ḌURLĪ JATHĀ was an impromptu band of Sikh volunteers active during the Jaito agitation, 1923-24, to force their way through in contrast to the Akālī jathās vowed to a non-violent and passive course. Ḍurlī is a meaningless word : whatever sense it possesses is communicated onomatopoetically. At Jaito, on 14 September 1923, an akhaṇḍ pāth (non-stop end-to-end recital of the Gurū Granth Sāhib) being said for the Sikh princely ruler of Nābhā state, Mahārājā Ripudaman Siṅgh, who had been deposed by the British, was interrupted which, according to the Sikh tradition, amounted to sacrilege, and the saṅgat had been held captive, no-one being allowed to go out or come in, not even to fetch food or rations for those inside. Jathedār Dullā Siṅgh and Suchchā Siṅgh of Roḍe village, in Mogā tahsīl, then in Fīrozpur district, organized a small band of desperadoes, naming it Ḍurlī Jathā, who collected the required rations and managed to smuggle these in through feint or force. When large-sized shahīdī jathās began to be sent to Jaito by the Shiromaṇī Gurdwārā Parbandhak Committee from Amritsar, the Ḍurlī Jathā also mobilized support and sustenance for them en route. When the first Shahīdī Jathā, sworn to non-violence, was fired at by government troops on 21 February 1924 resulting in 19 dead and 30 injured, the government in order to justify its action held fake enquiries by two magistrates, first by Lālā Amar Nāth and then by Balvant Siṅgh Nalvā, who gave the verdict that Ḍurli Jathā personnel who had accompanied the Shahīdī Jathā were armed and it was they who fired the first shot forcing the troops to open fire. Twenty-two members of Ḍurlī Jathā including Jathedār Dullā Siṅgh, Suchchā Siṅgh and Māī Kishan Kaur were tried in the court of Lālā Amar Nāth, who had meanwhile been elevated to sessions judge, on 17 May 1924. They were sentenced to rigorous imprisonment for seven years each. The Ḍurlī Jathā, however, remained active until the Jaito morchā ended successfully for the Akālīs in August 1925.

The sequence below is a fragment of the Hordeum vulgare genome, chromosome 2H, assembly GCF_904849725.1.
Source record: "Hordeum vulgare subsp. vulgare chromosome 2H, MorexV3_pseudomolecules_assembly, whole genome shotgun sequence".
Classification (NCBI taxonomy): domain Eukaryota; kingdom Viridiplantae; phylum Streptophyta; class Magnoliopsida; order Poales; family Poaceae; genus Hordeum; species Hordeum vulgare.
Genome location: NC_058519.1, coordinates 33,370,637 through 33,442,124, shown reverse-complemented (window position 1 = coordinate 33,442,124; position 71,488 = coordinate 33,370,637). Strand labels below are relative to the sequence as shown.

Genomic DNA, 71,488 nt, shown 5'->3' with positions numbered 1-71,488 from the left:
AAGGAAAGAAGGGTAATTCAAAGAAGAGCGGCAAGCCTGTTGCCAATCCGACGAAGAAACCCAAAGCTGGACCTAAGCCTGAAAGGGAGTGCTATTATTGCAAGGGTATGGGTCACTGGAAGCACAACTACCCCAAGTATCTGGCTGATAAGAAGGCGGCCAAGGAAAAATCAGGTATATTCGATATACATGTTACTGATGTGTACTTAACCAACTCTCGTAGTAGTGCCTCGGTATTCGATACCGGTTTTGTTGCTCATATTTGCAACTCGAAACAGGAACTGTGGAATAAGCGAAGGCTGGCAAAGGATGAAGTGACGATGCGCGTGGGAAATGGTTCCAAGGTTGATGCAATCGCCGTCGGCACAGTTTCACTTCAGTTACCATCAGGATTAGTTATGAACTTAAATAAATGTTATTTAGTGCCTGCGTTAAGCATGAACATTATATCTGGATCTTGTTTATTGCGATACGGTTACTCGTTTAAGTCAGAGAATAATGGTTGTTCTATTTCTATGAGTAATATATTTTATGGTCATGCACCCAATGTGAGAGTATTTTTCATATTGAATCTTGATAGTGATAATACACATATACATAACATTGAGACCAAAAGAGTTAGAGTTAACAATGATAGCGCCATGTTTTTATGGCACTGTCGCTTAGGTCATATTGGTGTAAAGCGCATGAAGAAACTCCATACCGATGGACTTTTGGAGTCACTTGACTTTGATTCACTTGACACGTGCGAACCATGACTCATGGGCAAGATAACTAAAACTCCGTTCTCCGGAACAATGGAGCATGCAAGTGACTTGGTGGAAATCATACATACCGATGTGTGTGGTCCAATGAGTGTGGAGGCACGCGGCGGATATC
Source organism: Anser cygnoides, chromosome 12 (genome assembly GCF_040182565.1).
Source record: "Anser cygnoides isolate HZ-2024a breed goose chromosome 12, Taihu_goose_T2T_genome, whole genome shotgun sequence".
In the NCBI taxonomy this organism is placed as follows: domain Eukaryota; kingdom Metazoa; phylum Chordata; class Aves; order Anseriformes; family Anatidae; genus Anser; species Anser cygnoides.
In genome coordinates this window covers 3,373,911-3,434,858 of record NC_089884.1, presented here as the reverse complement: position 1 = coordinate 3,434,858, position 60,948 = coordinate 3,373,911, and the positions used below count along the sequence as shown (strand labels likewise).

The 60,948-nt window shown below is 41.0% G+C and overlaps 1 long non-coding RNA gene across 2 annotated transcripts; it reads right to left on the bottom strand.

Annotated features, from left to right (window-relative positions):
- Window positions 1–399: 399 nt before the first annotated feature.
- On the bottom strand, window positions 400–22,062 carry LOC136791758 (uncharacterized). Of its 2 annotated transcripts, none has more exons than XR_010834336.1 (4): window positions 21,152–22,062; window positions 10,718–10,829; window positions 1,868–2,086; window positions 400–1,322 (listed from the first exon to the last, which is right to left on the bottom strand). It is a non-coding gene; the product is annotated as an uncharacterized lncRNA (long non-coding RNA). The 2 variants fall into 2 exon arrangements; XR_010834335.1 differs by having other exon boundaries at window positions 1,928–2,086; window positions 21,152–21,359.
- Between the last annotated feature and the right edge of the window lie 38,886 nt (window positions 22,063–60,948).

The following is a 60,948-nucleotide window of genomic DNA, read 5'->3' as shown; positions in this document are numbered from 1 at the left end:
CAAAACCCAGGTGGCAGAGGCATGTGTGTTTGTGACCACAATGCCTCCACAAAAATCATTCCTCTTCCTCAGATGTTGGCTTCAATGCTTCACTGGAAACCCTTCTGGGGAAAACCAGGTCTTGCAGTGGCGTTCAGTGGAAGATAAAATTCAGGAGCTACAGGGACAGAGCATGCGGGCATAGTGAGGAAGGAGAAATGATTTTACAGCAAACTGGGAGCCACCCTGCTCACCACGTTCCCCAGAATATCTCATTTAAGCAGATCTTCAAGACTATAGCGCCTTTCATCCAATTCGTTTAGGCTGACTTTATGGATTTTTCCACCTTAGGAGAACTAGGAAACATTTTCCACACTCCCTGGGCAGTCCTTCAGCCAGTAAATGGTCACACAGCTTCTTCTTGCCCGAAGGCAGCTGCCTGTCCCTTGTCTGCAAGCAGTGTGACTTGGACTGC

Major Gurmukh Siṅgh (Retd.)